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Appointment of Field Marshall Sarath Fonseka to the Sri Lanka Parliament Is an Affront to Victims of Civil War - MAP

Sri Lanka Monitoring and Accountability Panel (“MAP”)

COLOMBO, SRI LANKA, February 11, 2016 / --

The Sri Lanka Monitoring and Accountability Panel (“MAP”) notes with great concern the appointment on 9 February 2016 of Field Marshall Sarath Fonseka to parliament as a national list member.

Field Marshall Fonseka was the commander of the Sri Lankan army in May 2009 and was in that capacity responsible for the actions of troops who are widely believed to have carried out war crimes and crimes against humanity. Successive governments in Sri Lanka have failed to investigate those allegations, and whilst the present regime has made apparent commitments to do so, the current appointment casts serious doubt on the partiality of any process it initiates or undertakes.

No proper and impartial investigation of the events of May 2009 could fail to examine the acts and omissions of Mr Fonseka. His appointment as an MP sends a chilling signal to the victims of the crimes allegedly committed by his subordinates. No less significant is the timing of this appointment. Made as it was during the visit of the UN High Commissioner for Human Rights to Sri Lanka, it is an affront not only to the victims but also to the United Nations and the international community.


The Sri Lanka Monitoring and Accountability Panel or “MAP” Starts Work

On 19 November 2015 the Transitional Government of Tamil Eelam nominated a panel of five legal experts to monitor the design and implementation of the transitional justice mechanisms in Sri Lanka, including the judicial measures to investigate and prosecute war crimes, crimes against humanity and genocide.

The Monitoring Accountability Panel – or “MAP” – started its work on 1st December 2015.

Following the Report of the OHCHR Investigation on Sri Lanka, dated 16 September 2015, and the UN Human Rights Council Resolution on ‘Promoting reconciliation, accountability and human rights in Sri Lanka,’ dated 1 October 2015, the Sri Lankan Government undertook to establish accountability mechanisms to address the crimes committed during the Sri Lankan armed conflict. These will include a special criminal court with foreign judges and prosecutors.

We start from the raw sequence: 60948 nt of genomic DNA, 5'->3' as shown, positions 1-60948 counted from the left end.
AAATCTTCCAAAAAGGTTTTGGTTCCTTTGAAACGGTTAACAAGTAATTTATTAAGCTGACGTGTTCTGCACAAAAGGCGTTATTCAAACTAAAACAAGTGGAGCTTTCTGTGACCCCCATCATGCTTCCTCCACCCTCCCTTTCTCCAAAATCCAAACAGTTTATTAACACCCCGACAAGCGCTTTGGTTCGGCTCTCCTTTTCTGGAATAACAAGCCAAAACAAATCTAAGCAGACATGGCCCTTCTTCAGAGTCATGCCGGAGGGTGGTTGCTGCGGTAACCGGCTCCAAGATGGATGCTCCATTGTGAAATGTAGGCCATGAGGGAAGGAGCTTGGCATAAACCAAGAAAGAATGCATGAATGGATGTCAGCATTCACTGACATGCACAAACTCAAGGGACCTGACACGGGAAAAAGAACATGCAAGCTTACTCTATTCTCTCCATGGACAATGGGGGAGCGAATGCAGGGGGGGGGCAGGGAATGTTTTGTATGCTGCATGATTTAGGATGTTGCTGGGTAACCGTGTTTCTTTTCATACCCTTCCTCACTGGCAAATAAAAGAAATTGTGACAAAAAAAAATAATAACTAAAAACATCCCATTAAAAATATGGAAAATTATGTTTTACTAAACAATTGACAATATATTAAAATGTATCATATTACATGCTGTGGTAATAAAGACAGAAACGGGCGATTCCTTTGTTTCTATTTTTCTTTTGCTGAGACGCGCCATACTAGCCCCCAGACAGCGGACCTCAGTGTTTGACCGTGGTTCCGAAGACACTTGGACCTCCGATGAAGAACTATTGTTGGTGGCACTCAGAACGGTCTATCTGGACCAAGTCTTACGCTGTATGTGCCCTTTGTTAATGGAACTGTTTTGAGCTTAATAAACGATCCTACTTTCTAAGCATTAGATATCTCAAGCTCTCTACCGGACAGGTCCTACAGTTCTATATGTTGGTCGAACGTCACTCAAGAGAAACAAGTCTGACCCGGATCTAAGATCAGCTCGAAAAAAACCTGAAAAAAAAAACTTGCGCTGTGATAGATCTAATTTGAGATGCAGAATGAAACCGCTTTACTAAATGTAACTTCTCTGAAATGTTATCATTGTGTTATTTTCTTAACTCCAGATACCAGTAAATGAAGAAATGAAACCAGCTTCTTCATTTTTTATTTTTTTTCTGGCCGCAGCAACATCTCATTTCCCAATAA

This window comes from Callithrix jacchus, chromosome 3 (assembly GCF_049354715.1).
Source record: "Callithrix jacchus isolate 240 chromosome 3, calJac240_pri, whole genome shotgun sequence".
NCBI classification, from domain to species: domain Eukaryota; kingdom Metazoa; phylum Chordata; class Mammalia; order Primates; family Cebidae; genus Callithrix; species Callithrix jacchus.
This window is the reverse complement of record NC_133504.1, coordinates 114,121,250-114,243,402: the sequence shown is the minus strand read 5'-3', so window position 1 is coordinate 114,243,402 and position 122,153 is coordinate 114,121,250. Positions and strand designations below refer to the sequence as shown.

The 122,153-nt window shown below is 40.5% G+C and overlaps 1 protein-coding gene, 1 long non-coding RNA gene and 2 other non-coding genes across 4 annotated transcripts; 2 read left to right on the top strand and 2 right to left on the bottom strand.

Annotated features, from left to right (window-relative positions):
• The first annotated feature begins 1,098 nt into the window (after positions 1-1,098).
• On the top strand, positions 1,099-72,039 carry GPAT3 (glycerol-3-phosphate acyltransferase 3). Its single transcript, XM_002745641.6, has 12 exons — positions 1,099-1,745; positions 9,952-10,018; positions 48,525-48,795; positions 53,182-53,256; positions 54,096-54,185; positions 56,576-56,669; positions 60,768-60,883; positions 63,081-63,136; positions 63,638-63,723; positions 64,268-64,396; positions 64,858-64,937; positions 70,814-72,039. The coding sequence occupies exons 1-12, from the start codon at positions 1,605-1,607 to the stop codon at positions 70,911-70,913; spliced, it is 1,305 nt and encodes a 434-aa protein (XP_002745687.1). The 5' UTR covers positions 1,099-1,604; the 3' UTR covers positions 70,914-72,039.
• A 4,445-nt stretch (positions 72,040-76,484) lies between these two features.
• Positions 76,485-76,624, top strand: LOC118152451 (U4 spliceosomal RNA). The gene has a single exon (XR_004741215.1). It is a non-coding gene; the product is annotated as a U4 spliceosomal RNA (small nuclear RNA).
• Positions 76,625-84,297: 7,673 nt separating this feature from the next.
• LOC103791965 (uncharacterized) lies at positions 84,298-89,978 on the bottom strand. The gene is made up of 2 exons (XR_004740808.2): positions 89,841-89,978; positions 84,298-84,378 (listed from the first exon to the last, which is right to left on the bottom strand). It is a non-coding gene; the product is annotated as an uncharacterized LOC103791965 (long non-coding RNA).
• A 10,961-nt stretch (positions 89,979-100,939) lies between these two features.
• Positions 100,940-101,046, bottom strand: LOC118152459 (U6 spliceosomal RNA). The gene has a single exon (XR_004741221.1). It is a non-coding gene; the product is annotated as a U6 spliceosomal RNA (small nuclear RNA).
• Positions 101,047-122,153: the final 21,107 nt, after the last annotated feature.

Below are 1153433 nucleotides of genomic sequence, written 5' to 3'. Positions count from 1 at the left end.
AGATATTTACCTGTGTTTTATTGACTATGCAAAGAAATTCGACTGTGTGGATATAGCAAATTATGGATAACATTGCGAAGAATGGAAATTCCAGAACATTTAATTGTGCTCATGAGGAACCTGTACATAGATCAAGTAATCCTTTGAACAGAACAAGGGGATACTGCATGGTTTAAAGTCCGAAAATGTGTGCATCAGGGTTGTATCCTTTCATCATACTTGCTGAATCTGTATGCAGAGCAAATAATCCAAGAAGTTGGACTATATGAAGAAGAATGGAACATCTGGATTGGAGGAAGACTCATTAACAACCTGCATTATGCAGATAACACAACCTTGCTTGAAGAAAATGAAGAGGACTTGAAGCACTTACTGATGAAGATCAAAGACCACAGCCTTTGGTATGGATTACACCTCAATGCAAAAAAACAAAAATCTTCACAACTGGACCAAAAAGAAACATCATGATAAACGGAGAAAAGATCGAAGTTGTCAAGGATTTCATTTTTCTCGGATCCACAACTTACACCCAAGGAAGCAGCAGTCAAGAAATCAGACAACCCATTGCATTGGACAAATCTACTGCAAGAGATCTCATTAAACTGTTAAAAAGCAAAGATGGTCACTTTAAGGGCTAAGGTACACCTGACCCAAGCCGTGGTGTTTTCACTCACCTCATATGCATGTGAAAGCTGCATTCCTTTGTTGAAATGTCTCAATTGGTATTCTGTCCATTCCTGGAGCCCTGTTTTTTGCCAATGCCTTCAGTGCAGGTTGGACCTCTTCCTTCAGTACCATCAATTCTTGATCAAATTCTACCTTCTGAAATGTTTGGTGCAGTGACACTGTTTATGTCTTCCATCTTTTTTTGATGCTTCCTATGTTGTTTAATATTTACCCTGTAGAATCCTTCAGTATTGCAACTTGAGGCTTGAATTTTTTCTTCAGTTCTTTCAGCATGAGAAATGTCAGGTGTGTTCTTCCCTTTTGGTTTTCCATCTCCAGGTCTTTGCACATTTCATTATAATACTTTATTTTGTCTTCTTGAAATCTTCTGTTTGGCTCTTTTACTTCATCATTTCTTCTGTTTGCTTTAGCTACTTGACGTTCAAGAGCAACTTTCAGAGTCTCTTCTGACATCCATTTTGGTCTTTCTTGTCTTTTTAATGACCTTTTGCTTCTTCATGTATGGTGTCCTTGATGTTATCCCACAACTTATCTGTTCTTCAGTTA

The MAP will provide independent monitoring, advice, and recommendations, focusing on the effectiveness of accountability measures from a victims’ perspective. It will also consider issues of fair trial and due process for suspects and accused persons.

Panel Member, Richard J Rogers, stated: “Fifteen years after the first hybrid tribunal emerged in East Timor, we’ve seen several models of varying quality—but no fixed templates. Far from being bound in any way, wise planners are free to cherry-pick past successes, negotiate around pitfalls, and fill gaps with innovative solutions. With its vast collective experience, the MAP will offer constructive advice and guidance to those seeking to bring justice to Sri Lankan victims.”

The views and recommendations of the Panel will enable victims and other stakeholders to participate more effectively in the process and thus enhance the legitimacy of the measures.

Panel Member Marie Guiraud added: “The success of any transitional justice measures depends, to a large extent, on the willingness of victims and other 2 stakeholders to participate and claim ownership. The MAP plans to consult widely with affected communities and ensure that their views are taken into account in the design and implementation of accountability mechanisms for Sri Lanka.”

The Members of the MAP (in alphabetical order) are:

• Marie Guiraud (France)
• Peter Haynes QC (UK)
• Richard J Rogers (UK)
• Heather Ryan (USA)
• Justice Ajit Prakash Shah (India)

Geoffrey Robertson QC will act as a consultant to the Panel, providing additional independent advice.


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Sri Lanka Monitoring and Accountability Panel
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